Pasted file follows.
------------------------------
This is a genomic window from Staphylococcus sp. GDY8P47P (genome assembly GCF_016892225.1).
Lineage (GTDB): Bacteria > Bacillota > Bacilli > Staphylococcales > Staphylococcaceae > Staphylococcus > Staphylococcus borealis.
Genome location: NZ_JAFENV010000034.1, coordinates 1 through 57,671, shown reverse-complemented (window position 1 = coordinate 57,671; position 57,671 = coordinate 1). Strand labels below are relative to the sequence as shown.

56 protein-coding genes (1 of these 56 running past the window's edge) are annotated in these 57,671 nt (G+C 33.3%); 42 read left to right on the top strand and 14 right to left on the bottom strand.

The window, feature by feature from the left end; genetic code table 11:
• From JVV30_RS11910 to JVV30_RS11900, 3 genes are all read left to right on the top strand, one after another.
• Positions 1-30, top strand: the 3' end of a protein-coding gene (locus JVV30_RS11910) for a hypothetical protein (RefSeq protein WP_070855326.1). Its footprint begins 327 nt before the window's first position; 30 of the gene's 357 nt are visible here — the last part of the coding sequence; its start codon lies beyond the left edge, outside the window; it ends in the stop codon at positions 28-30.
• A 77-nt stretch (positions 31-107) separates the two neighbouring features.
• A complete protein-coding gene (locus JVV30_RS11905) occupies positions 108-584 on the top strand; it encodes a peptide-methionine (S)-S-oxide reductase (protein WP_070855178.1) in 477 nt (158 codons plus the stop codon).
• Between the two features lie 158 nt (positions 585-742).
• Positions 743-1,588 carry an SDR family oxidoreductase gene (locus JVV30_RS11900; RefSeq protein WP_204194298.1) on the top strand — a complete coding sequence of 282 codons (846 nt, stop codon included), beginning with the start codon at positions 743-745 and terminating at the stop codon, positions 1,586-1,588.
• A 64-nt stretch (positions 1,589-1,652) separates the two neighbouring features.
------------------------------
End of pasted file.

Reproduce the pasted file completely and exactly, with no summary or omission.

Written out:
This is a genomic window from Staphylococcus sp. GDY8P47P (genome assembly GCF_016892225.1).
Lineage (GTDB): Bacteria > Bacillota > Bacilli > Staphylococcales > Staphylococcaceae > Staphylococcus > Staphylococcus borealis.
Genome location: NZ_JAFENV010000034.1, coordinates 1 through 57,671, shown reverse-complemented (window position 1 = coordinate 57,671; position 57,671 = coordinate 1). Strand labels below are relative to the sequence as shown.

56 protein-coding genes (1 of these 56 running past the window's edge) are annotated in these 57,671 nt (G+C 33.3%); 42 read left to right on the top strand and 14 right to left on the bottom strand.

The window, feature by feature from the left end; genetic code table 11:
• From JVV30_RS11910 to JVV30_RS11900, 3 genes are all read left to right on the top strand, one after another.
• Positions 1-30, top strand: the 3' end of a protein-coding gene (locus JVV30_RS11910) for a hypothetical protein (RefSeq protein WP_070855326.1). Its footprint begins 327 nt before the window's first position; 30 of the gene's 357 nt are visible here — the last part of the coding sequence; its start codon lies beyond the left edge, outside the window; it ends in the stop codon at positions 28-30.
• A 77-nt stretch (positions 31-107) separates the two neighbouring features.
• A complete protein-coding gene (locus JVV30_RS11905) occupies positions 108-584 on the top strand; it encodes a peptide-methionine (S)-S-oxide reductase (protein WP_070855178.1) in 477 nt (158 codons plus the stop codon).
• Between the two features lie 158 nt (positions 585-742).
• Positions 743-1,588 carry an SDR family oxidoreductase gene (locus JVV30_RS11900; RefSeq protein WP_204194298.1) on the top strand — a complete coding sequence of 282 codons (846 nt, stop codon included), beginning with the start codon at positions 743-745 and terminating at the stop codon, positions 1,586-1,588.
• A 64-nt stretch (positions 1,589-1,652) separates the two neighbouring features.